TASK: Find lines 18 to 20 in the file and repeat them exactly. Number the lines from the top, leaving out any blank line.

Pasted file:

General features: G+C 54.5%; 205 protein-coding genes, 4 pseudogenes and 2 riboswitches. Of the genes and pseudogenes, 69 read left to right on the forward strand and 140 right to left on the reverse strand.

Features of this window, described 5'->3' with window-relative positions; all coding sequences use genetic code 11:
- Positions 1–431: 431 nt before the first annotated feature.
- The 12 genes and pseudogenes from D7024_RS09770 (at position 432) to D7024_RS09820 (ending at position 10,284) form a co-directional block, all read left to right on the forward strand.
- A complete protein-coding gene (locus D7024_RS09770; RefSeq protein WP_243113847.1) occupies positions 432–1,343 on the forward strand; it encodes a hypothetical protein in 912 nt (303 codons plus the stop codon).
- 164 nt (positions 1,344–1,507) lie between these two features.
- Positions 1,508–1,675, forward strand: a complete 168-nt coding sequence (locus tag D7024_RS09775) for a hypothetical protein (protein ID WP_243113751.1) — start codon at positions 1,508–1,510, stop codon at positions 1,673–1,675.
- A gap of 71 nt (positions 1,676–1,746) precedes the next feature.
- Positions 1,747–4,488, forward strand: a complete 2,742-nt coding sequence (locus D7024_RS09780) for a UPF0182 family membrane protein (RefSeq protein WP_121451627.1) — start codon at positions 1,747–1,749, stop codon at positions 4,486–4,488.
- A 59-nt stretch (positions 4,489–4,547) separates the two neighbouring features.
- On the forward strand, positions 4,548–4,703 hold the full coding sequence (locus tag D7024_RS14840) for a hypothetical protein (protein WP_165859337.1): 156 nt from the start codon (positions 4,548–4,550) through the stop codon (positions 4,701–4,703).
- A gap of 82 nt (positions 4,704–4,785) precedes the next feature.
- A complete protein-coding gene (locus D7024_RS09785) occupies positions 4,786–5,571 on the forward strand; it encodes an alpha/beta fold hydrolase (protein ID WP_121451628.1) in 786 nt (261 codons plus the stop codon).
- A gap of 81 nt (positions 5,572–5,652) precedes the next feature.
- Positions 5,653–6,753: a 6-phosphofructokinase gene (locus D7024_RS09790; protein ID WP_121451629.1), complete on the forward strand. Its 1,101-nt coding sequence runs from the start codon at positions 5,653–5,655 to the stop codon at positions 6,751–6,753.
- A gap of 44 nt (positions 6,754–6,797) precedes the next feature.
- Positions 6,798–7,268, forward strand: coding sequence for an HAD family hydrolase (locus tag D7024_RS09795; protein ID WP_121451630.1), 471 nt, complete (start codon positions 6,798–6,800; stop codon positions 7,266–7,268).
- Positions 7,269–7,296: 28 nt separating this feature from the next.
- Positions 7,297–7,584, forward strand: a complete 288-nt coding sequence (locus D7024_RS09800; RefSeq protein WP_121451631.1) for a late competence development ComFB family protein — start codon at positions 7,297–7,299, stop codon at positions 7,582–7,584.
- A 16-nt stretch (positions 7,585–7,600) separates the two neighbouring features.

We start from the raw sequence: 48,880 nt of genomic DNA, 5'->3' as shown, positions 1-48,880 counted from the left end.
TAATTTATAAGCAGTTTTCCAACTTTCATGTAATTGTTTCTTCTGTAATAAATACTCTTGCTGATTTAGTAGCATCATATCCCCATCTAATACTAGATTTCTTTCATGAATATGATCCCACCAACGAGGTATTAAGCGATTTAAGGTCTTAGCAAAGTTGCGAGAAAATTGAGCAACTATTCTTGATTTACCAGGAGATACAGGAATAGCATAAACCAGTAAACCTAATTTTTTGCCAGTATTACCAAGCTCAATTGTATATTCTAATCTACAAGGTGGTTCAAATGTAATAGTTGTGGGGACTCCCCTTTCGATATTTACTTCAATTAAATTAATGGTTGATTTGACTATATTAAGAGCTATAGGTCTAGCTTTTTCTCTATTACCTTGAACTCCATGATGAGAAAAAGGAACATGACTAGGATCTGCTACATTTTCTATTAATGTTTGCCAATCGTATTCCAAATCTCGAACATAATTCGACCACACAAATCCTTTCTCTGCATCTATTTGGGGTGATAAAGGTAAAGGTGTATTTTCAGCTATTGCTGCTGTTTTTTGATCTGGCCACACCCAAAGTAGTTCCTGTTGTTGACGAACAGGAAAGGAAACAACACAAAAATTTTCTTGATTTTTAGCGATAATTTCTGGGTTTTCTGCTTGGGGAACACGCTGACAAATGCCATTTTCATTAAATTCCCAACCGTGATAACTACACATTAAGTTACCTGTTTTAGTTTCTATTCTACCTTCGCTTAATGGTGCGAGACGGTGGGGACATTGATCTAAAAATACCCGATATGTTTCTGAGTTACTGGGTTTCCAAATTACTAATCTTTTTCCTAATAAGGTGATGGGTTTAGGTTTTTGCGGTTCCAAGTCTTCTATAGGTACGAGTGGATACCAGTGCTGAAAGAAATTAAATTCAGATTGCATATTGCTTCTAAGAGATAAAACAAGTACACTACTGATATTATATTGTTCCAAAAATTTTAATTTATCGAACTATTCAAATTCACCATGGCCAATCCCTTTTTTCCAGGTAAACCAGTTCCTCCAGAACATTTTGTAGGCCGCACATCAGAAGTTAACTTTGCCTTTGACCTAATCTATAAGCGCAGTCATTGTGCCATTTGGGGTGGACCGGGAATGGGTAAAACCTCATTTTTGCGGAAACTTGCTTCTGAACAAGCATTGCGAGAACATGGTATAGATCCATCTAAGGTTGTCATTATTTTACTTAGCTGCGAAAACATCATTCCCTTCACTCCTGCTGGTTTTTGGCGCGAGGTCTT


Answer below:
- Positions 7,269–7,296: 28 nt separating this feature from the next.
- Positions 7,297–7,584, forward strand: a complete 288-nt coding sequence (locus D7024_RS09800; RefSeq protein WP_121451631.1) for a late competence development ComFB family protein — start codon at positions 7,297–7,299, stop codon at positions 7,582–7,584.
- A 16-nt stretch (positions 7,585–7,600) separates the two neighbouring features.